Okerlund’s long career spanned the AWA, WWE (World Wrestling Entertainment) and World Championship Wrestling (WCW).
He was inducted into the WWE Hall of Fame in 2006.
Okerlund, who had kidney transplants in 1995 and 2004, made his last appearance on WWE TV in January 2018.
Yet he continued to make personal appearances and was seen in a soft drinks commercial alongside comedian Kevin Hart last May.
‘Super Dave’ actor and comedy writer Bob Einstein
Bob Einstein, the U.S. comedian, writer, and actor best known for his role as Super Dave Osborne, has died of cancer. He was 76.
Einstein was also known for his roles as “professional surrogate” Larry Middleman on Arrested Development and Marty Funkhouser in HBO’s Curb Your Enthusiasm, where he played the aggravating friend of Larry David.
His brother and fellow actor Albert Brooks tweeted the news Wednesday, calling Einstein a “brilliantly funny man” who will be “missed forever.”
Bob Einstein’s manager, Lee Kernis, confirmed to CBC News that Einstein died of cancer.
Einstein was born in 1942 in Los Angeles to actress Thelma Leeds and comedian and actor Harry Einstein, also known as Harry Parke.
In the 1960s, Einstein created the character of Super Dave Osborne, a fearless but accident-prone daredevil who made appearances on The Smothers Brothers Comedy Hour and other comedy/variety shows.
“This character allows me to do anything I want, comedically, and get away with it,” the comedian told The Associated Press in 1995.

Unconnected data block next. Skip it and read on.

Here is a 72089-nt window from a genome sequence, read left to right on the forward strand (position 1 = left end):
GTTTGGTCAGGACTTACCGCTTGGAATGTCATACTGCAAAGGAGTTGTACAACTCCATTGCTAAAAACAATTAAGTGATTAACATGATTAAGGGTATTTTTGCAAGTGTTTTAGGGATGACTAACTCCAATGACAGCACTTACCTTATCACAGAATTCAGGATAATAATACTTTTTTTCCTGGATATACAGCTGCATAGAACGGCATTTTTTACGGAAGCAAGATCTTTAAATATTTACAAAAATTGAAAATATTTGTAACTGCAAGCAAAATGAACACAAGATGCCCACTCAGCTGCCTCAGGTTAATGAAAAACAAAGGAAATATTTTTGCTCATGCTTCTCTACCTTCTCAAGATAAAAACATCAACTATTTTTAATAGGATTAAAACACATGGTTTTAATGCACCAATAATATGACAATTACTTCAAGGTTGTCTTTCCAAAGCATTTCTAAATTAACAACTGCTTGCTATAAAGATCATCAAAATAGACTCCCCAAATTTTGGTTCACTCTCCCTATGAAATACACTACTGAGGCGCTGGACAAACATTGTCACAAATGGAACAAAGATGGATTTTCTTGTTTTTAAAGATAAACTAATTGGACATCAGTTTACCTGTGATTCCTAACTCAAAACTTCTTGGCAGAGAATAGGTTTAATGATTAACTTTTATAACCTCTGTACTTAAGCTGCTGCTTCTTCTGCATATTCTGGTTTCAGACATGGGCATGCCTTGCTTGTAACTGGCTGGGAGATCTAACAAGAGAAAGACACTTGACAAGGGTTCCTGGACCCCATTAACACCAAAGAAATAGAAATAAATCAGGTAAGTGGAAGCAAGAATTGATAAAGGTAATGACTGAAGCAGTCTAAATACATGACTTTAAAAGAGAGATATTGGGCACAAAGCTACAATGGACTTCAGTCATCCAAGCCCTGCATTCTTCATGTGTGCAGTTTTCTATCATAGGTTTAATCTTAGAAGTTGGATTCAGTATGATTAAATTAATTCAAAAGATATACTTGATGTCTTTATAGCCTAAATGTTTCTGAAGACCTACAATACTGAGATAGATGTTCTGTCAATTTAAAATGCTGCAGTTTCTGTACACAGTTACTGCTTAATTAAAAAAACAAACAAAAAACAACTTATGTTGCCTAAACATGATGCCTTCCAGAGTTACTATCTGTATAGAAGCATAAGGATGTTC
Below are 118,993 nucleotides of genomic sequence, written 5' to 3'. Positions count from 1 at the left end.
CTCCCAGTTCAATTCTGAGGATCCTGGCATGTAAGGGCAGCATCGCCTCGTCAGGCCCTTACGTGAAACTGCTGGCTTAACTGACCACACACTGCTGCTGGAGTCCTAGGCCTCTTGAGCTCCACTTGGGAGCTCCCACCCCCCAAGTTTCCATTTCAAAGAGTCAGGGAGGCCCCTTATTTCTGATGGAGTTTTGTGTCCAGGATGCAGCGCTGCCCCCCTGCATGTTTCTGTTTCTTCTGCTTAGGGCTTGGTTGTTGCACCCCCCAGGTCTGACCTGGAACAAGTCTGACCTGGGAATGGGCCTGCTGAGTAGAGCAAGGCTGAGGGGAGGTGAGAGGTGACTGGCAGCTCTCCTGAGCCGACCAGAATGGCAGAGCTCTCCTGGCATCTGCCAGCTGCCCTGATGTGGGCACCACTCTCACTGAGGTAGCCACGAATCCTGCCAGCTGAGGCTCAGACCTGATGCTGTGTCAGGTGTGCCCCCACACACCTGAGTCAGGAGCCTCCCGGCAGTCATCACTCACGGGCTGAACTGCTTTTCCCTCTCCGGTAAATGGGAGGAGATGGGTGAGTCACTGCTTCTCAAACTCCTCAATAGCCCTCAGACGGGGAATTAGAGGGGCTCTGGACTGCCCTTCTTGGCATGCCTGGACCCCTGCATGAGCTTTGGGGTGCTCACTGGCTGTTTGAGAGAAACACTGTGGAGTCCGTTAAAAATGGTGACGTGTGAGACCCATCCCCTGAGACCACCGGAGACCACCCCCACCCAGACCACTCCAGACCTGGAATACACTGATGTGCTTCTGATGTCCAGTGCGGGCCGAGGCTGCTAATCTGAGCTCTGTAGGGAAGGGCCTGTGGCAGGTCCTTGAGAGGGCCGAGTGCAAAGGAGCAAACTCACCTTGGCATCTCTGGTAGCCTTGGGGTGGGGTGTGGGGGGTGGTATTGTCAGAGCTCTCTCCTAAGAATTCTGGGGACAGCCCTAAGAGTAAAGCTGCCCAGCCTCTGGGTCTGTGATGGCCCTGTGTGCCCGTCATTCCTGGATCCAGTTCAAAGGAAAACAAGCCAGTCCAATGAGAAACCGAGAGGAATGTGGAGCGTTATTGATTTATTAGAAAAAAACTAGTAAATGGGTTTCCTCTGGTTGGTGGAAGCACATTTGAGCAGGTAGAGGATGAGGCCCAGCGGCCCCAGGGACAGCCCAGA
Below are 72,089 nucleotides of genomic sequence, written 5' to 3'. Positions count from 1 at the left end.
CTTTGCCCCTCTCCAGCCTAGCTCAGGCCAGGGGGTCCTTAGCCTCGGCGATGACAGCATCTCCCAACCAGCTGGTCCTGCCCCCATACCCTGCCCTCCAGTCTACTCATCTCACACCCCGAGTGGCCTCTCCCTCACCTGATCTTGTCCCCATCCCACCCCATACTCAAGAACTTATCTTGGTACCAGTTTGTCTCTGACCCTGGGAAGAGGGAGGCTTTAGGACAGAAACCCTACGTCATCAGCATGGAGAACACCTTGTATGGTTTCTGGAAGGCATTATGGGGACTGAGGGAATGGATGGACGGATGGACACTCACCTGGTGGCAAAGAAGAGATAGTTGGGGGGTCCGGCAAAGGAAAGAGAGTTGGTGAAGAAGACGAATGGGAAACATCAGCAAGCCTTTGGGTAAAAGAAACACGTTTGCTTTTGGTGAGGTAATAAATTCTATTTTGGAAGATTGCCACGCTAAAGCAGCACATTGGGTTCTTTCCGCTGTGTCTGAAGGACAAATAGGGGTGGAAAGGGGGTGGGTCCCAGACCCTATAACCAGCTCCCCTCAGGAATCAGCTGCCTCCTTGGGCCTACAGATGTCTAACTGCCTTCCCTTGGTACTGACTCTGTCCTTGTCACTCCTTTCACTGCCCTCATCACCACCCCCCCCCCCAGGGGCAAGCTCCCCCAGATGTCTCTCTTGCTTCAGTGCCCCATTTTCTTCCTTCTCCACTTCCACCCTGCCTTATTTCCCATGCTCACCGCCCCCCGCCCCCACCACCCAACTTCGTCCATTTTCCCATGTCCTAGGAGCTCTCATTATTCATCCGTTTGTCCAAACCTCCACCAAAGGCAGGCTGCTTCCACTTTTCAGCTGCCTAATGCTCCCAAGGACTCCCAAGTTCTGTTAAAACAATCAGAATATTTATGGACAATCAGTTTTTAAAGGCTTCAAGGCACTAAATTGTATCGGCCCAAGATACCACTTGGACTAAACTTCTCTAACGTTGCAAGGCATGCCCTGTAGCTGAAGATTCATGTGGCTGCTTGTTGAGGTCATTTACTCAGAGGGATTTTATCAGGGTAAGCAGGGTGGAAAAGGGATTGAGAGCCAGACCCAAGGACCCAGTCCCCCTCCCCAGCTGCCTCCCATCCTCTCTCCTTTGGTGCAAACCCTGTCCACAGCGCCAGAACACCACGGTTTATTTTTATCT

Some of Super Dave’s most memorable feats involved jumping off Toronto’s CN Tower and being crushed by an 11-tonne wrecking ball.
Einstein, along with his Canadian partner, Allan Blye, won two Emmy awards for their comedy writing. Their first came for work on the Smothers Brothers Comedy Hour in 1969, and their second came for their paper on Dick Van Dyke’s Van Dyke and Company series in 1977.
Einstein also wrote for shows such as the Sonny and Cher Comedy Hour and Pat Paulsen’s Half a Comedy Hour, and he appeared regularly on late night talk shows with Johnny Carson, David Letterman, and Jimmy Kimmel.
In 1979, Einstein and Blye created Bizarre, a sketch-comedy show filmed in Toronto that aired from 1980-86 on CTV in Canada and Showtime in the United States.
Kernis said Wednesday that Einstein “loved his time in Canada,” where fans watched Super Dave optimistically attempt harebrained stunts for decades. The character became a regular feature on Bizarre and was spun off into several TV series in Canada and the United States, most recently Super Dave’s Spike Tacular in 2009.
Over time, Super Dave even made it into commercials for clothes and athletic shoes. Einstein said he never tired of his alter ego.
We’re all in a state of shock.’
Einstein was scheduled to be part of the 10th season of Curb Your Enthusiasm, but his health barred him from filming, HBO said Wednesday.
In a statement, Larry David the star of the long-running series said he’d never seen an actor enjoy a role more than Einstein did playing Marty Funkhouser.
“It was an amazing, unforgettable experience knowing and working with him. There was no one like him, as he told us again and again,” David said Wednesday. “We’re all in a state of shock.”
“What a mind! What a great friend” tweeted comedian David Steinberg, who started out with Einstein on the Smothers Brothers show.
Fellow Curb Your Enthusiasm actor Richard Lewis tweeted that Einstein’s “long career is hard to match. His role on [the show] was excruciatingly brilliant! Our cast and crew will be devastated. He was so loved.”